Jonathan Crane: Amelia is targeted at changing the way we work. We’ve taken these virtual engineers in IT management and we’re now coming up with a virtual employee. We’ve bunched this together and call it digital labor or software-defined labor, much like we’re seeing technologies today like Network-as-a-Service or Software-as-a-Service. Everything is being made into a service offered from some kind of a hosted network solution like a cloud-type architecture.
We’re now talking about labor being provided in a very similar fashion. This changes the perception of cost of infrastructure management. Most importantly in the new release with Amelia, we began to rethink how we do work. All of this is in response to the change in the marketplace. We’re seeing more and more that business processes, which in the old days were managed by people assisted by technology, are now increasingly managed by technology and assisted by intelligent people. This creates a great shift and a need for transformation. Gartner calls it the digital company. We see digital banks, digital retail firms, or digital oil and gas companies. They’re changing the way they’re thinking about how they operate, how they deliver services, how they interface with your end-user client. We see this transformation going about at record speeds over the next three to five years.
Sramana Mitra: Now set this in the context of this discussion. This is a Thought Leaders in Artificial Intelligence discussion. How do you leverage artificial intelligence? What is the thought leadership that you’re providing in that area?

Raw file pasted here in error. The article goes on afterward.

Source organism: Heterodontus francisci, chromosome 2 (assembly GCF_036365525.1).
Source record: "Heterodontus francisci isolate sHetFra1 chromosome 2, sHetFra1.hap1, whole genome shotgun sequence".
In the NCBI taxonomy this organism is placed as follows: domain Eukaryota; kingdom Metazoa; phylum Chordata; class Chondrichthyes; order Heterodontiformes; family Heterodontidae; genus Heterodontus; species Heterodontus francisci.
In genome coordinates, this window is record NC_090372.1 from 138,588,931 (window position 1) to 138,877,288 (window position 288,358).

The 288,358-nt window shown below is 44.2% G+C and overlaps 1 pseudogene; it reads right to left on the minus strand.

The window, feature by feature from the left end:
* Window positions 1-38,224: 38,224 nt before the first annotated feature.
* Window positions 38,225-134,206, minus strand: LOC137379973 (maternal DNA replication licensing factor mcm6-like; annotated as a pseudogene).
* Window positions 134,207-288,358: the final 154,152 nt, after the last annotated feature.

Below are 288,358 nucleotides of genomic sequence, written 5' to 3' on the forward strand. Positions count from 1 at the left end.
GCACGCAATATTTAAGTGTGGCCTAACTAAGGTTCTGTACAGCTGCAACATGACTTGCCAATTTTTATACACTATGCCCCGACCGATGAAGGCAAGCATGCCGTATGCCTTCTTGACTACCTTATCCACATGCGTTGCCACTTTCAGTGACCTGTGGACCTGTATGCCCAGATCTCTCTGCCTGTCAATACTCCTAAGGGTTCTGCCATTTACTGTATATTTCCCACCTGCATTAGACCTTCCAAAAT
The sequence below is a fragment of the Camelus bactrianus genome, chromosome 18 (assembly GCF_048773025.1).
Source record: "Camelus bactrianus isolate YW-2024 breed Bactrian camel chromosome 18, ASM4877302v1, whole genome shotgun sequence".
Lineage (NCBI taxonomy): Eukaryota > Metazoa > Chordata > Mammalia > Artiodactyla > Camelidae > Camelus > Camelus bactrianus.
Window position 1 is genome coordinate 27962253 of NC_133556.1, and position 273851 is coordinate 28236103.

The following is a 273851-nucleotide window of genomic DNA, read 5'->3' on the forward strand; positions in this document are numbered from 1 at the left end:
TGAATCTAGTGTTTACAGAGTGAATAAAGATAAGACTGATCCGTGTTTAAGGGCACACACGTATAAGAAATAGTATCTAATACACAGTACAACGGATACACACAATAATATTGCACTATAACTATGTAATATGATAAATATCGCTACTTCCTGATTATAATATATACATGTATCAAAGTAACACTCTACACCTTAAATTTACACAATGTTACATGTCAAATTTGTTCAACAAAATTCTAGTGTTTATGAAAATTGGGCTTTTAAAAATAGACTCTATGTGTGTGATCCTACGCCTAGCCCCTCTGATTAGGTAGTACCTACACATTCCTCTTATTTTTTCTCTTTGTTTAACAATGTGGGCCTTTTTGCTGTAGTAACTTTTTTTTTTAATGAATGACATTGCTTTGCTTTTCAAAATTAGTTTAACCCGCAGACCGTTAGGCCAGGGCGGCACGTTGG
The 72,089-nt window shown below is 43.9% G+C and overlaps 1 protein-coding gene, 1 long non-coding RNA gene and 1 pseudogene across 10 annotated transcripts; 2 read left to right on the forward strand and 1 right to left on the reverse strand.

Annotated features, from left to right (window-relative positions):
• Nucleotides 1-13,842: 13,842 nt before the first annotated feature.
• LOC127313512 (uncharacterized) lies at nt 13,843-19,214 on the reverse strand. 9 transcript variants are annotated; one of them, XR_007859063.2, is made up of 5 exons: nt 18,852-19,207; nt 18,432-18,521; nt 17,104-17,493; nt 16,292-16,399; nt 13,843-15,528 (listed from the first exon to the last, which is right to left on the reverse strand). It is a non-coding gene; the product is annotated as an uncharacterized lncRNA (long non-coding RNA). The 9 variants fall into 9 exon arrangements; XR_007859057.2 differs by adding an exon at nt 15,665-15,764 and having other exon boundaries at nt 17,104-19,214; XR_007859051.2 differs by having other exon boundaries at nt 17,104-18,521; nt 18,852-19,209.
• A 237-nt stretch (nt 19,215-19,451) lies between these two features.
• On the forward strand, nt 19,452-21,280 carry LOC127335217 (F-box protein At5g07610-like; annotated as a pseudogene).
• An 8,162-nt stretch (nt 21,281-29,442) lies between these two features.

Jonathan Crane: If you think about how we normally think about interfacing with what we’ll call the IVR – Intelligent Voice Response systems, clearly Amelia’s much more. In this case, she’s not just the typical IVR. She’s actually reading natural language. She understands context. She applies logic. She infers implications. She discerns processes independently by reading and observing. She can even sense the emotion of people with whom she’s communicating.
This is a virtual employee that is being put out either as a smart advisor to an individual interfacing with the public in order to handle the problems, issues, and requests that are coming from that end-user client. One instance is we have a very large oil and gas company that we’re supporting. They decided that they want to change the cost structure of supporting their vendors. In particular, as vendors call in to get information relative to payments and services, they have a number of standard questions they would ask. The oil and gas company was populating this with people to take these calls and handle them. They’ve since replaced those people on the front end with Amelia now interfacing and answering those questions.
Amelia has the ability to interface with the databases and SAP systems that runs and operates the financial part of this oil and gas company. Therefore, she’s fully sufficient to be able to respond to the end user. We have another company now looking at actually selling insurance to you as an individual user. You can access this company and begin to speak about this company. There are a number of things we would need to ask you in order to determine what kind of insurance, how much it would cost you, the kind of dwelling you’re trying to insure. All of that actually can be built on top of a process ontology that this virtual agent could follow. Amazingly, very quickly in time that is much more compressed than interfacing with a human, this virtual agent is able to sell home insurance to the individual that’s coming and asking for it. It assists this company in particular to actually greatly decrease their cost so that they’re able to compete with some of the bigger players in the marketplace.